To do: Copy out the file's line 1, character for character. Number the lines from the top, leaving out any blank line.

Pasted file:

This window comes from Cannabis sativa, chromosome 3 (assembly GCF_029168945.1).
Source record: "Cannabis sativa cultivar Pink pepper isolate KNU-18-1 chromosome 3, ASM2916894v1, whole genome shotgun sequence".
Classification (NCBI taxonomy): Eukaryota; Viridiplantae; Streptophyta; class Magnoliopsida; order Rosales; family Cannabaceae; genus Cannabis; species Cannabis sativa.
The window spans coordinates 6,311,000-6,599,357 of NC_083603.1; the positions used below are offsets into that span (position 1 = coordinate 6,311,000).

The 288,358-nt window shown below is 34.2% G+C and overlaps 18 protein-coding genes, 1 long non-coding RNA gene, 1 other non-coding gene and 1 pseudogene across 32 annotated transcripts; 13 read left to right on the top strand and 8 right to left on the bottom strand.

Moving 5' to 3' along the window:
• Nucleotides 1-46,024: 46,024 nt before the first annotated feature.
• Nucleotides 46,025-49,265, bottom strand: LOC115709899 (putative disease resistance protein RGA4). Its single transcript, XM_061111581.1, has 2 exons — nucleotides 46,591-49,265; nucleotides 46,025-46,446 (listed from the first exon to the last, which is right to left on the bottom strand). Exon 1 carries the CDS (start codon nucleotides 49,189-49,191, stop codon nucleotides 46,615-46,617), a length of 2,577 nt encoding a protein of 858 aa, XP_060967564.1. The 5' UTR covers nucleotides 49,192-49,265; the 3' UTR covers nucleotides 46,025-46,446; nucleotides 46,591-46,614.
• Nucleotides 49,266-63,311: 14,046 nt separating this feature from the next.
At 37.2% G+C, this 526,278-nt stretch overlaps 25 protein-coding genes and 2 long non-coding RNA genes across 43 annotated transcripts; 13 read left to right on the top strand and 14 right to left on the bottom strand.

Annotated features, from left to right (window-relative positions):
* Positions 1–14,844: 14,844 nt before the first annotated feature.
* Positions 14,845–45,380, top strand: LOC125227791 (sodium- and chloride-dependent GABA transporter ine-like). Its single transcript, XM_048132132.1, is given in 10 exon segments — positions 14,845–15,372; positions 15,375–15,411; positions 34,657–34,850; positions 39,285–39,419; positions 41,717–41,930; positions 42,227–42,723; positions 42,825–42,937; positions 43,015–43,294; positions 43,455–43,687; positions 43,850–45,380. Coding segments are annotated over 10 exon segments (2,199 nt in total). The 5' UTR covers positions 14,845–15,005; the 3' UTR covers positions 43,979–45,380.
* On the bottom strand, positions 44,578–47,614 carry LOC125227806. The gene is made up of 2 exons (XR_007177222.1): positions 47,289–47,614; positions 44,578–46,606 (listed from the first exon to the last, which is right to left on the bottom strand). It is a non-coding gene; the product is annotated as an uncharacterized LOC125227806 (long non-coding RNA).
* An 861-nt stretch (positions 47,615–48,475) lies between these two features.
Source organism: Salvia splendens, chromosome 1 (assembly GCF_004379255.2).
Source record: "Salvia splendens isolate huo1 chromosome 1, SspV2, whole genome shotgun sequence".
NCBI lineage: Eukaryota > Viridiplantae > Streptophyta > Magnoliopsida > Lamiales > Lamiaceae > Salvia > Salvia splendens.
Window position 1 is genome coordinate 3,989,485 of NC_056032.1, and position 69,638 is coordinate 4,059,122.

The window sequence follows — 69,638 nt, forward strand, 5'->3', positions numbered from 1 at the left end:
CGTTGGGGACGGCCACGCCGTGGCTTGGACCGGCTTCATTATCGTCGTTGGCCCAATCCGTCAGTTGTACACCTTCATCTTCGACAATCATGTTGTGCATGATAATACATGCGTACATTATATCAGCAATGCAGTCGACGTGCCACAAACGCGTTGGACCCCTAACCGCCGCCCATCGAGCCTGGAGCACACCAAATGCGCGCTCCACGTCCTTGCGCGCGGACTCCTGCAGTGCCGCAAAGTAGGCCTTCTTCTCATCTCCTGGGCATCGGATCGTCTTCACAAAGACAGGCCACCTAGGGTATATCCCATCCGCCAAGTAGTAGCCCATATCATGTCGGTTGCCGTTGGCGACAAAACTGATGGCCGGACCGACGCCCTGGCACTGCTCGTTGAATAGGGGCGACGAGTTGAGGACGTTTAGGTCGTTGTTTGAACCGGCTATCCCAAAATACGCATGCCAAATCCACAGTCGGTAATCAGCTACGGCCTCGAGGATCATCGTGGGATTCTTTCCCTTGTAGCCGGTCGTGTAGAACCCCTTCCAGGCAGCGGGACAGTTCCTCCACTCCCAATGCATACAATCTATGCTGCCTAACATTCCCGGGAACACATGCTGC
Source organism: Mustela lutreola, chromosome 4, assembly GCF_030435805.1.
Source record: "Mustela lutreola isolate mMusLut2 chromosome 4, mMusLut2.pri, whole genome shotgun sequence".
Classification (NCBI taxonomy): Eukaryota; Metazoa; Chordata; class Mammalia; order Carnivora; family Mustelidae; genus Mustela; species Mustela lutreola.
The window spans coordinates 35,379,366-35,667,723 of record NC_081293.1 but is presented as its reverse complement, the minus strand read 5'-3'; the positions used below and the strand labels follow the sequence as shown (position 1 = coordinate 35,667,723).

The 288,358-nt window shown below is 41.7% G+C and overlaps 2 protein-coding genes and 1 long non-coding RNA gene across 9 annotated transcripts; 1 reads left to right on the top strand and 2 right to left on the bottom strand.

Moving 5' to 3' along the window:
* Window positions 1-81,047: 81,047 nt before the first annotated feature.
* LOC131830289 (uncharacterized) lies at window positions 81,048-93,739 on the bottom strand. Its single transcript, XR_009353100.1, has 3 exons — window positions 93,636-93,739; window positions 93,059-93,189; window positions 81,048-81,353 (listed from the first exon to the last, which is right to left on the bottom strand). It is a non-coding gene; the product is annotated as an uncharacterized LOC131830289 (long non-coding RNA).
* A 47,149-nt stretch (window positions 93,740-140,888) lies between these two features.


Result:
This window comes from Cannabis sativa, chromosome 3 (assembly GCF_029168945.1).